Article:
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Community and Q&A

Spray Foam Insulation for Soundproofing

Joseph Skoler | Posted in General Questions on

I’m making lots of progress (hopefully in the right direction) on the gut rehab of my 4500 sq ft 3 story house.  Envelope will all be closed cell spray foam (walls, roof rafters, basement walls).

Now I’m wondering about insulation in the interior walls and between floors.

I was all set on not insulating between floors to allow for air and heat energy to flow (which I understand is quite complicated and not necessarily a desired thing).

Then my wife and I were talking about keeping sound/noise from transferring between floors and between interior walls.

I’m wondering what everyone here thinks about open cell spray foam between floor joists (between floors 1 & 2 and floors 2 & 3) to keep the noise down, and/or in the wood 2×4 interior walls?

I understand enough (albeit very little) to know that OC SF between wall studs won’t be a super-duper effective noise control, but from what I read it would be a huge improvement over nothing in the wall as well as a huge improvement over simply double sheetrocking and/or fiberglass batting (right?)

I’ve 99% sure I’m going with an LG heat pump with separate air handlers for each floor and all tied into a central ERV.

Thanks!

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Replies

  1. Expert Member
    Zephyr7 | | #1

    There is no point to putting spray foam in any interior walls or floors that have conditioned space on both sides. Spray foam is not commonly used as a soundproofing material, either.

    If you want to keep sound down between rooms, the easiest two things you can do are to use 5/8" drywall instead of the more common (in residential construction) 1/2", and put sound control mineral wool (which is a bit thinner than the "regular" stuff) in the stud cavities. If you don't want to spend the money for mineral wool, fiberglass works too but is a little less effective. Either type of insulation is likely to perform at least as well as spray foam, and I'd expect the mineral wool to perform better.

    If you want sound control between floors, it can be more complicated. About the best you can do is a double layer of 5/8" on the ceiling of the lower level, and suspend that from hat channel. That's going to add a good amount of cost to your build though. After that, fill the joist cavities with mineral wool batts (best), or fiberglass batts (next best). Most of the "work" is done by the drywall and hat channel, which will be far superior to just filling things with spray foam.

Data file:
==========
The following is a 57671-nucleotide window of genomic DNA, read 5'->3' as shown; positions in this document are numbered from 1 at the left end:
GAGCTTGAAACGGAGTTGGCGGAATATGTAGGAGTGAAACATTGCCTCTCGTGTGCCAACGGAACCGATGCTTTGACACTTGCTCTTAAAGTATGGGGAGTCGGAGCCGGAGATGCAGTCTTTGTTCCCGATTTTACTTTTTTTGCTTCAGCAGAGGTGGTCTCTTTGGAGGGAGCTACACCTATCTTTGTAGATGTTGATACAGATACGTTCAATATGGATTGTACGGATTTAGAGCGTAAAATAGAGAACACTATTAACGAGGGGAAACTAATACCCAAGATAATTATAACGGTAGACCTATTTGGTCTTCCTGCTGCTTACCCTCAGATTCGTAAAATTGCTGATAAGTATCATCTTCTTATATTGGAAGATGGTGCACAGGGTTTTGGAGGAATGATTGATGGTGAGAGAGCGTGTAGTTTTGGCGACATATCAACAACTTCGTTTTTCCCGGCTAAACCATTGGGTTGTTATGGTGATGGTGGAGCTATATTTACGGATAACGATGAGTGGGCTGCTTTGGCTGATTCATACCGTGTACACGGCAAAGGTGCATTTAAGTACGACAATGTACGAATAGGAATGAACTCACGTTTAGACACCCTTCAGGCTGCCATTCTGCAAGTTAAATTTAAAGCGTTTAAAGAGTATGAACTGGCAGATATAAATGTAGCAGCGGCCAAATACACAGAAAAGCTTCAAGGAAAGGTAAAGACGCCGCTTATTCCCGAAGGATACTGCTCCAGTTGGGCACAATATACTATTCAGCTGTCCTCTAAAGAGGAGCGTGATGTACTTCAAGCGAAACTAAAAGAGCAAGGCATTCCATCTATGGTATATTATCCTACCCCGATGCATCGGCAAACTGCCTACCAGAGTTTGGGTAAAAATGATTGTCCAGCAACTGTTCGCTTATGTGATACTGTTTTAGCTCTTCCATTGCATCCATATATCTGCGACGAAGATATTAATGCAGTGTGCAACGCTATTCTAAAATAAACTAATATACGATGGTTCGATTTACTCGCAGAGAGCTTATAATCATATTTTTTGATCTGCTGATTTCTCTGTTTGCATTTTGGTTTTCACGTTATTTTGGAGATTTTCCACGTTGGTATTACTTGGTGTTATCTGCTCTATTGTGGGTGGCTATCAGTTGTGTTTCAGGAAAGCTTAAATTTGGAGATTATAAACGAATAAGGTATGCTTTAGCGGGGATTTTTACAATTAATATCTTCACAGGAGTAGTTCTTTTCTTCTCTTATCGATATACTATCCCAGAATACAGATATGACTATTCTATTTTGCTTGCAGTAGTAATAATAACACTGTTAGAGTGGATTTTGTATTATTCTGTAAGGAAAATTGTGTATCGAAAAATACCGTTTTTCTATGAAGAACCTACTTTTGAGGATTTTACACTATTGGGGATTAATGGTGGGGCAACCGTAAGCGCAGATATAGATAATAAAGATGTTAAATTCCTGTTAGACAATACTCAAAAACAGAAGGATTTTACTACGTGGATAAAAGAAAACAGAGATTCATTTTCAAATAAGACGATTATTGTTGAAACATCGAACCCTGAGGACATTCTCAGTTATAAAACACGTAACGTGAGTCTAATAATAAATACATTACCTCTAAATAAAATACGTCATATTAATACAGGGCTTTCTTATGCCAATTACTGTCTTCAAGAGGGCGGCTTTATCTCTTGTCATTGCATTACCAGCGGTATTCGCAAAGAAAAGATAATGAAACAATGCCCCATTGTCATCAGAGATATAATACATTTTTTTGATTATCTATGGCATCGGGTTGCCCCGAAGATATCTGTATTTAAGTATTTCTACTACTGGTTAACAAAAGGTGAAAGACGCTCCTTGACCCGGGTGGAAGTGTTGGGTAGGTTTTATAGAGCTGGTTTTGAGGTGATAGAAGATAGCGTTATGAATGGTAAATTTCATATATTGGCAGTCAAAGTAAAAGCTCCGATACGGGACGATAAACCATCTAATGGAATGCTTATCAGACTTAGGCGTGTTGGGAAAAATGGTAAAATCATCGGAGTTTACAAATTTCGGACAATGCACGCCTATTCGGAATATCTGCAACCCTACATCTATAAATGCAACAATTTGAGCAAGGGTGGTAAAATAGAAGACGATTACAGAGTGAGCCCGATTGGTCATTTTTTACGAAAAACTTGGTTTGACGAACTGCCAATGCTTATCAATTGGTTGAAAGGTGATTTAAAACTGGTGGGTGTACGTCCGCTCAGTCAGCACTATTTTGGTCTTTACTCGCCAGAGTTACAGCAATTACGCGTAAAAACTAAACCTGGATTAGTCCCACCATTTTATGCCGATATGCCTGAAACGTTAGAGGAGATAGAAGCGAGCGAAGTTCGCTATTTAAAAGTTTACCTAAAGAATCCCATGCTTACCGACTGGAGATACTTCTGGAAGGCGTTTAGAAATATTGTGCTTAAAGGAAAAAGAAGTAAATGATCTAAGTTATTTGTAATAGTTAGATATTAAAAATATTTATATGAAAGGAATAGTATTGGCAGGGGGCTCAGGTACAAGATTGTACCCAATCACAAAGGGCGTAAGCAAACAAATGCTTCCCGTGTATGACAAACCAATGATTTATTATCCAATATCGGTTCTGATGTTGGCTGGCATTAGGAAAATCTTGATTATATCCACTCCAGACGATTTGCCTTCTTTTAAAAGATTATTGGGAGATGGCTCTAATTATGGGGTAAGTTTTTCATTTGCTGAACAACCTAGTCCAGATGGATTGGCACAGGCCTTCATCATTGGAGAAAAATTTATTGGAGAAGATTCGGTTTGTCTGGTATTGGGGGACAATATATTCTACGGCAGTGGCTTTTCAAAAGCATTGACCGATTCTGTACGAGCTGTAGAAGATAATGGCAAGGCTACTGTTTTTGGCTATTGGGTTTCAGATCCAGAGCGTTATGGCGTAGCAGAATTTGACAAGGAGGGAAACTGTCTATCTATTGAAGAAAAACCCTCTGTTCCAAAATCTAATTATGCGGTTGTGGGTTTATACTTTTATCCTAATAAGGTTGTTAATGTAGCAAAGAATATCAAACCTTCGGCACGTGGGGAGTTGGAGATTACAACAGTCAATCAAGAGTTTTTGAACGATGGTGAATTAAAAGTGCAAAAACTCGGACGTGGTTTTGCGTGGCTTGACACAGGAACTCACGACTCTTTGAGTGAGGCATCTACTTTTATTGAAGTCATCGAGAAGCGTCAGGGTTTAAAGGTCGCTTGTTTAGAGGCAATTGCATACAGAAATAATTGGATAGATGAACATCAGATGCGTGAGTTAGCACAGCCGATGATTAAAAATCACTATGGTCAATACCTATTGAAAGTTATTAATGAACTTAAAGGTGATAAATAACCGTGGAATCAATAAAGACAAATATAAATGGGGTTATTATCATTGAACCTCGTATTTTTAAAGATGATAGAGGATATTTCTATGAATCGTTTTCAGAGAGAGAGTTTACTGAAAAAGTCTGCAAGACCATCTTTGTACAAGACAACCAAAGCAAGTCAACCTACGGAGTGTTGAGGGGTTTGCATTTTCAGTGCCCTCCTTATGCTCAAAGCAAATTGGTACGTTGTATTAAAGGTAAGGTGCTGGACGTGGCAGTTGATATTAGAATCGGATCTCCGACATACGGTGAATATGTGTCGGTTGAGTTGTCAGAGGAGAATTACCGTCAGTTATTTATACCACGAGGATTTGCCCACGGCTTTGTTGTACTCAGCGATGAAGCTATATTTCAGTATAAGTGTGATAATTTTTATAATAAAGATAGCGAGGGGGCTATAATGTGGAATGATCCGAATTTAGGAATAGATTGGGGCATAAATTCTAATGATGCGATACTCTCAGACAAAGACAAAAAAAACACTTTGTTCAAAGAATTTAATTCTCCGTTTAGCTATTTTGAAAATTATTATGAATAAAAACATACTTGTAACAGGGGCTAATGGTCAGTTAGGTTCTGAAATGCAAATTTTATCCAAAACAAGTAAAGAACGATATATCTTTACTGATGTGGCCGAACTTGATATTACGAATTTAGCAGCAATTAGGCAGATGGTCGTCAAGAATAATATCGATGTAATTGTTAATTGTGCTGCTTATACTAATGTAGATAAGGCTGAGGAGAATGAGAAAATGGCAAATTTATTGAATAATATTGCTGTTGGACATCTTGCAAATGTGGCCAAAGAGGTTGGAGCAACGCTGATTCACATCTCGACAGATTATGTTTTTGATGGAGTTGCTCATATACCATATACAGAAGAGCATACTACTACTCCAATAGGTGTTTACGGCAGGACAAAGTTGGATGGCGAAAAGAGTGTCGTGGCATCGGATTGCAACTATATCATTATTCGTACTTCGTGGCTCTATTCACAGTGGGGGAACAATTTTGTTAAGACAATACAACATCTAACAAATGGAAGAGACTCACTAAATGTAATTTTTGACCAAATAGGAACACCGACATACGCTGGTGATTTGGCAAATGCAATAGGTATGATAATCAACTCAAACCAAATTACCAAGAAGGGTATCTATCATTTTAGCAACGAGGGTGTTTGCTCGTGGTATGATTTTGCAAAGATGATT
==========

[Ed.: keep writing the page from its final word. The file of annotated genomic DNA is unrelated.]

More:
It's not common practice to insulate interior spaces for thermal reasons unless you have a seasonal room or something like that. I wouldn't bother trying to thermally insulate interior rooms from each other.

    Bill

  2. Robert Fontanetta | | #2

    Agree with the above. Mineral wool also has the added benefit of fire resistance (melting point above 2000 degrees F - zero flame spread and smoke development) and filling cavities with it can therefore slow flame spread in the case of a fire.

  3. Joseph Skoler | | #3

    This is really great information!

    I was planning to use 5/8" sheetrocks screwed directly to the floor joists, but using hat channel to affix the sheetrock with mineral wool between the joists sounds like a great solution.

    And using mineral wool between the wall studs sounds like a great solution also. I initially moved away from that because the articles I read seemed to indicate that 5/8 sheetrock with mineral wool between studs was not as effective at blocking sounds as spray foam.

    Thanks.

    1. Expert Member
      Akos | | #5

      You want RC channel, not hat channel. You can use hat channel with isolation clips as suggested bellow, but they tend to be spendy.

      Generally for single family residential, 5/8 directly attached to the joists plus a layer of safeNsound is good enough. I would only do more for something like a home theater room.

  4. Robert Fontanetta | | #4

    Also spray foams can give off toxic gases in a fire.
    There are sound absorbing clips that can be used with hat channel to further reduce sound transmission.

  5. Joseph Skoler | | #6

    Ah, Resilient Channel (not hat) -- got it, thanks.

    Clips for RC?

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